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Xbox Fans Just Got The Best News

A key factor in video games has always been their platforms. Many games are exclusive to certain consoles, and sometimes the best way to pick between two (or more) upcoming consoles is to examine which has the stronger lineup of launch exclusives. However, many games are released on more than one platform. Usually, this practice is exclusive to third-party titles, but Microsoft is leading the charge to launch first-party games on more than one platform, some of which are unorthodox.


Recently, Head of Xbox Phil Spencer sat down with Game Reactor to discuss his take on subjects such as video game exclusivity and monetization. The interviewer, Magnus Groth-Anderson, eventually broached the subject of releasing Xbox games on competing platforms, and Spencer had some fascinating hot takes on the subject.

Spencer summarized his stance by stating, "great games should be able to be played by as many people as possible." He firmly believes gaming isn't just "an Xbox thing" and loves that games cross socioeconomic, geographical, and even religious lines. However, while Spencer loves Microsoft's current relationship with Nintendo, he admitted he is tired of customers constantly asking if each new first-party game will launch on the Nintendo Switch. Xbox games on PCs and smart devices, however, are a different matter.


Lately, Microsoft has doubled down on porting Xbox games to PC — and streaming games on Android phones via the cloud. Many gamers who don't own an Xbox One can still play Xbox titles through Steam. Moreover, Microsoft is focusing a lot of attention on Xbox Game Pass and game streaming. During the interview, Spencer stated Microsoft is working on technology to stream Xbox games onto PCs and iOS devices, and once that's done, there's a whole world of untapped markets to look towards, including Chromebooks, Fire TVs, and smart TVs.

Will Xbox Game Pass launch on those devices? Spencer said there is a lot to discuss, and the biggest audiences would be prioritized, but given his credo, don't be surprised if Microsoft announces Game Pass for televisions in the future.

You might wonder why Microsoft would ever consider producing Xbox Game Pass streaming for smart TVs. The very notion seems counterintuitive given the company's proprietary line of consoles. Spencer admitted that offering first-party games on rival platforms weakens the "value proposition" of the Xbox, but according to him, the Xbox team measures success by how many people play Xbox games, not just on Xbox consoles. The more people who play first-party Microsoft games, whether on PC, the Xbox Series X, or the Nintendo Switch, the better.


With this knowledge, the interview eventually turned to the subject that has been on everyone's minds since September: Microsoft's purchase of ZeniMax/Bethesda. Spencer started by clearing the air and stating Microsoft hasn't acquired ZeniMax just yet. He expects the deal to go through early 2021, but for now, Microsoft doesn't own ZeniMax.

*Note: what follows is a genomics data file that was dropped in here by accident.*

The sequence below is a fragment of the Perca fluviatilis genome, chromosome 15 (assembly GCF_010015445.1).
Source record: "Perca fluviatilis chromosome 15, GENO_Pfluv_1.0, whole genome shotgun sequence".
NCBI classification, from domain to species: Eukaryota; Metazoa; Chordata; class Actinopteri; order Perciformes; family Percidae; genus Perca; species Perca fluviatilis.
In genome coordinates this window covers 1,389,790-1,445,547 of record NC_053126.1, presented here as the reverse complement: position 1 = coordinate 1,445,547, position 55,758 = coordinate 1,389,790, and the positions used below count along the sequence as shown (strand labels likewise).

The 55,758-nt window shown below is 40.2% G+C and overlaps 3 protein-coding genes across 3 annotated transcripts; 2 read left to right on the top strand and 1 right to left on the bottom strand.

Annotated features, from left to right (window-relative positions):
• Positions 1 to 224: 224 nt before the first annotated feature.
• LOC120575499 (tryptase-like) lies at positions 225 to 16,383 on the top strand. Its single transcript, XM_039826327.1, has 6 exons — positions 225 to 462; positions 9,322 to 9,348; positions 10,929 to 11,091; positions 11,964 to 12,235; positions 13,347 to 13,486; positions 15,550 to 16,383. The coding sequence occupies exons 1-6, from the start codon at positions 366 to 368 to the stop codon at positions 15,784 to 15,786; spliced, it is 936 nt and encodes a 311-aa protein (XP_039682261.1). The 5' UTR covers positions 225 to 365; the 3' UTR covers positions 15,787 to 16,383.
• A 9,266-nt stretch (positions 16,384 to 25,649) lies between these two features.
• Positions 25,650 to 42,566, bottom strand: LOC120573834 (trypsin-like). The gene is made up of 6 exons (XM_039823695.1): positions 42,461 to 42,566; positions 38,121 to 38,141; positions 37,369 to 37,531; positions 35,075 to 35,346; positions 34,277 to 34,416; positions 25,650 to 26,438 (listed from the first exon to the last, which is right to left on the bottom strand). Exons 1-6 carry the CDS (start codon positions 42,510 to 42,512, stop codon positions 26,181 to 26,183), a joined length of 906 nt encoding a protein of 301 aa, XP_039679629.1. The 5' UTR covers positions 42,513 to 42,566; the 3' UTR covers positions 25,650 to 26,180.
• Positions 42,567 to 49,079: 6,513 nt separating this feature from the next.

Regardless, console exclusivity for Bethesda properties is the furthest thing from Spencer's mind. As with the rest of Microsoft's library, Spencer just wants companies such as Arkane Studios, id Software, and Machine Games to create amazing titles, and he wants Microsoft to support that process. Spencer's dreams don't necessarily mean Bethesda games will launch on the PlayStation 5, but restricting them to the Xbox Series X is not a priority. Spencer's general desire to support game development instead of lock titles behind console exclusivity might also apply to other companies recently purchased by Microsoft, including Obsidian Entertainment, Ninja Theory, and Double Fine.

While Spencer didn't provide any solid statements one way or another, his implications are crystal clear. Microsoft isn't publishing games that are restricted to the Xbox Series X because the company measures success by the number of gamers who play Microsoft-produced games, not Microsoft-produced consoles. Spencer wants to create as many Xbox fans as possible, including those who don't actually own an Xbox console.


Billions of people use smartphones and smart TVs, but only around 50 million own an Xbox One. It's unlikely Xbox Game Pass will come to the Nintendo Switch, but Game Pass streaming sticks and streaming services for smart devices sound right up Spencer's alley. Why compete with the mobile market via a handheld Xbox console when you can just produce a Game Pass subscription to stream Xbox games onto phones? Billions of potential gamers are waiting in the wings, and Spencer is seemingly intent on welcoming them into the Xbox family fold via a recurring $10 subscription fee instead of an upfront $500 console purchase.